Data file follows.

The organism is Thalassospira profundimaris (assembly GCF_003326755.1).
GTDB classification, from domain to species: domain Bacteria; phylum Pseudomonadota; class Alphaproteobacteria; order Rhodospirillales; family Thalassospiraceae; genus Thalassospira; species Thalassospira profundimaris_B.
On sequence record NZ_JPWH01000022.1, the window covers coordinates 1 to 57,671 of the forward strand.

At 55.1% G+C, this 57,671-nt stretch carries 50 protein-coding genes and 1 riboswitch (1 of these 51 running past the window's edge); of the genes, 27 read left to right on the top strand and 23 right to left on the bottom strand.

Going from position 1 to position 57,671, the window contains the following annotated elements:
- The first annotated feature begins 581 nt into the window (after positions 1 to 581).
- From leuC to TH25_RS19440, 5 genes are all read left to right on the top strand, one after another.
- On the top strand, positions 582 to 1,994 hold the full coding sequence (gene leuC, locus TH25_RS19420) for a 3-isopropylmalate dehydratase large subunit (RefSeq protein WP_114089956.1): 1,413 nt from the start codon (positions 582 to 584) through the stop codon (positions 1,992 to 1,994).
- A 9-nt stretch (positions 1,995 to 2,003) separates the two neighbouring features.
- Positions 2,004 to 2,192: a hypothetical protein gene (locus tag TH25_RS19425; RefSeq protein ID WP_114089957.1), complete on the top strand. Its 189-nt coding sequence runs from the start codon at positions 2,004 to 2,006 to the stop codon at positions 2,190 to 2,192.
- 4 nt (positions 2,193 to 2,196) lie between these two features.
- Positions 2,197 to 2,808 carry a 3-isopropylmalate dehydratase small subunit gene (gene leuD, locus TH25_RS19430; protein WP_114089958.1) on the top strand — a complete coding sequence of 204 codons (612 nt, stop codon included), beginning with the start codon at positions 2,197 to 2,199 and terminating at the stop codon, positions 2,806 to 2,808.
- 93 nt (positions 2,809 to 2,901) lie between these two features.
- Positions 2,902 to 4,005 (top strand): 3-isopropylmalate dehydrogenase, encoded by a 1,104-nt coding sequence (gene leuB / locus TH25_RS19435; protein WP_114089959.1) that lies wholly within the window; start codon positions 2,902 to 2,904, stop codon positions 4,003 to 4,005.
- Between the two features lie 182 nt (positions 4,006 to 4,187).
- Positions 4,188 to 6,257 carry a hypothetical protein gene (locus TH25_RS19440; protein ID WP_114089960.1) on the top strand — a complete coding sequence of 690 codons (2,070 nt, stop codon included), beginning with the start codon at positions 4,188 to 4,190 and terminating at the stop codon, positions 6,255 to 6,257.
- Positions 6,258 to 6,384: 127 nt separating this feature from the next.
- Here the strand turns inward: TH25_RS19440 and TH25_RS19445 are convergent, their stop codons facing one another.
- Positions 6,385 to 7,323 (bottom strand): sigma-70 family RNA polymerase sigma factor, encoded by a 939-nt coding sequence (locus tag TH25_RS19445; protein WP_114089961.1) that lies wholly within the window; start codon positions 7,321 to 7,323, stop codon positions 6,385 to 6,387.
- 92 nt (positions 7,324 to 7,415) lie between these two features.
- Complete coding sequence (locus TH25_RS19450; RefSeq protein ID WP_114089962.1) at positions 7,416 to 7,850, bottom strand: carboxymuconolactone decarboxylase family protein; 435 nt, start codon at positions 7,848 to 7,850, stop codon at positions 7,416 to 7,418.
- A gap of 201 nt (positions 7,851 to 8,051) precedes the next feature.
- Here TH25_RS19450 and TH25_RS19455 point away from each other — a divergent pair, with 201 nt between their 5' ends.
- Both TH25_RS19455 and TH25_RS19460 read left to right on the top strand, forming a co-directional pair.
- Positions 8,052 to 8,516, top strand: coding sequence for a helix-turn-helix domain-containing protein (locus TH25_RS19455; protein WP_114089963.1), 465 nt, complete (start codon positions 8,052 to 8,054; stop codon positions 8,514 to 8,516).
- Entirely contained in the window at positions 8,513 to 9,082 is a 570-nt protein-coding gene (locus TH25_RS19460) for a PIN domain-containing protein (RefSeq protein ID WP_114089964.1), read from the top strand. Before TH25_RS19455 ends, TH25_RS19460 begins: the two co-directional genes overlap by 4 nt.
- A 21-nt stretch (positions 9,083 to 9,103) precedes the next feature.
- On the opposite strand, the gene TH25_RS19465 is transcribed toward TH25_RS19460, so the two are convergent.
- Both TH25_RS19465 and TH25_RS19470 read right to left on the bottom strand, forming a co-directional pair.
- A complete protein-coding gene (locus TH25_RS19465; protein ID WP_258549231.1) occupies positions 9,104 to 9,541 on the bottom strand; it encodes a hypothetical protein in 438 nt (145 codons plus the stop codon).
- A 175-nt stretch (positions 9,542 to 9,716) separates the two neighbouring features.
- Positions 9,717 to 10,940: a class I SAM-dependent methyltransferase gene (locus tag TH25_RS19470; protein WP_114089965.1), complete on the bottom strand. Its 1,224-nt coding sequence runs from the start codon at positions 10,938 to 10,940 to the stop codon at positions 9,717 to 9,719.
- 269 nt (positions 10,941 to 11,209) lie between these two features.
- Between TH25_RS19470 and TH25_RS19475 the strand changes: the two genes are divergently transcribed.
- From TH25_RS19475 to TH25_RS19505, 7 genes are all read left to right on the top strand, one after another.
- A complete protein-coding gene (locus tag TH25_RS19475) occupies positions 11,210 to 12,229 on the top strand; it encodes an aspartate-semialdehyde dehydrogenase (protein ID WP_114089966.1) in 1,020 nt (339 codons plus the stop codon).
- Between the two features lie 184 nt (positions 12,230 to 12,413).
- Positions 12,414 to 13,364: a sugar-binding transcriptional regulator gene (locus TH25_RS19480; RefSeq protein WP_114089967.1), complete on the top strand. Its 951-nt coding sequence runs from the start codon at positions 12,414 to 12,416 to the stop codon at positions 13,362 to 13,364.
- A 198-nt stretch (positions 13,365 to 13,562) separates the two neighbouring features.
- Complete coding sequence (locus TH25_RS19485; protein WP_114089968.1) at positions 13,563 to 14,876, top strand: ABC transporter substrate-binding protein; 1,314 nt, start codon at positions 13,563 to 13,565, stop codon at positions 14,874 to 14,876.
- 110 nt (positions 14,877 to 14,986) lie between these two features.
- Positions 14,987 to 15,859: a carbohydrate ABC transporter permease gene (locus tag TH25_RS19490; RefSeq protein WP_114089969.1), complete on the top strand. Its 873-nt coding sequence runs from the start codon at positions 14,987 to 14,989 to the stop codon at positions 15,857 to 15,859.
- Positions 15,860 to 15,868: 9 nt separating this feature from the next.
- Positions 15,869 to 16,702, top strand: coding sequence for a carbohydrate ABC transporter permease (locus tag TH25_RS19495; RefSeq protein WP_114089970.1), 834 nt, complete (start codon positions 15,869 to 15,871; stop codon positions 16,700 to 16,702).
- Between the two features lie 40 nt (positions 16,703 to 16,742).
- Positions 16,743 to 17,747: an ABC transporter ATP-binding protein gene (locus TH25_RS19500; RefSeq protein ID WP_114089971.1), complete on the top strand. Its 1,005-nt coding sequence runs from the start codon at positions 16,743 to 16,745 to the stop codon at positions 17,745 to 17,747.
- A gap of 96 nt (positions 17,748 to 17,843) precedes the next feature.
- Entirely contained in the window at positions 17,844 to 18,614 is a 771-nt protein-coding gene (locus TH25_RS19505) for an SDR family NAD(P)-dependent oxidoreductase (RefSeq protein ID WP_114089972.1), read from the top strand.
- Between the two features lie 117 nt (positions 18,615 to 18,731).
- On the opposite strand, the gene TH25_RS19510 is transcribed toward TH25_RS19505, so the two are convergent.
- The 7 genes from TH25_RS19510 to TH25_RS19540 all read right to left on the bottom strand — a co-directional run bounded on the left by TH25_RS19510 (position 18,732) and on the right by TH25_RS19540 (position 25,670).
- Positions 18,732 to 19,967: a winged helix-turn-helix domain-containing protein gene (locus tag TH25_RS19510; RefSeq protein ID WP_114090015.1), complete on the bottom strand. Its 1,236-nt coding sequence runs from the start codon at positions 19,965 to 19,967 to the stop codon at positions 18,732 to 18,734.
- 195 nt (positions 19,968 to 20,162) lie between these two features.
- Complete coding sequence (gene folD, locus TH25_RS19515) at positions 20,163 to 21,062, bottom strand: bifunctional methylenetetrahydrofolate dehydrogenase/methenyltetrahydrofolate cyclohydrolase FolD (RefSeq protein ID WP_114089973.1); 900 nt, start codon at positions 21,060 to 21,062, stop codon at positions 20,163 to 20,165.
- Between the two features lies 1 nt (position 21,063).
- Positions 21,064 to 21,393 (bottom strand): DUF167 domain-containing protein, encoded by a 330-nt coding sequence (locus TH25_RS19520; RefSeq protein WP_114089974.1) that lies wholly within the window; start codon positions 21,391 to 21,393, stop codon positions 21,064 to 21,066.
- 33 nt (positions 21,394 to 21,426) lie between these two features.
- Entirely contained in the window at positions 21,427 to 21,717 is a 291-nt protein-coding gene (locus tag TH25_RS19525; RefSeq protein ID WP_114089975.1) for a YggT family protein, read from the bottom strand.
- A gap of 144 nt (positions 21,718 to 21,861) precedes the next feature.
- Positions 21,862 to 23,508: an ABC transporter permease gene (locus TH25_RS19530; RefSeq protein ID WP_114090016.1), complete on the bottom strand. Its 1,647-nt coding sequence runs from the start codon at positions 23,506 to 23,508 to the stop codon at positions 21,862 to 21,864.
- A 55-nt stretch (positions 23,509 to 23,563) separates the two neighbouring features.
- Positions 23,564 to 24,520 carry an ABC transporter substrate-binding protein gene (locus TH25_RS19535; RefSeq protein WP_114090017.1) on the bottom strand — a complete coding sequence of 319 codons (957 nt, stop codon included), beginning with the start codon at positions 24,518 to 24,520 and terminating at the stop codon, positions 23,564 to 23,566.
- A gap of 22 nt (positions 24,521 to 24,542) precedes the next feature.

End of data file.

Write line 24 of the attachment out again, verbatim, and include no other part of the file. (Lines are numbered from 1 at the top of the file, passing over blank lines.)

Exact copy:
- Both TH25_RS19455 and TH25_RS19460 read left to right on the top strand, forming a co-directional pair.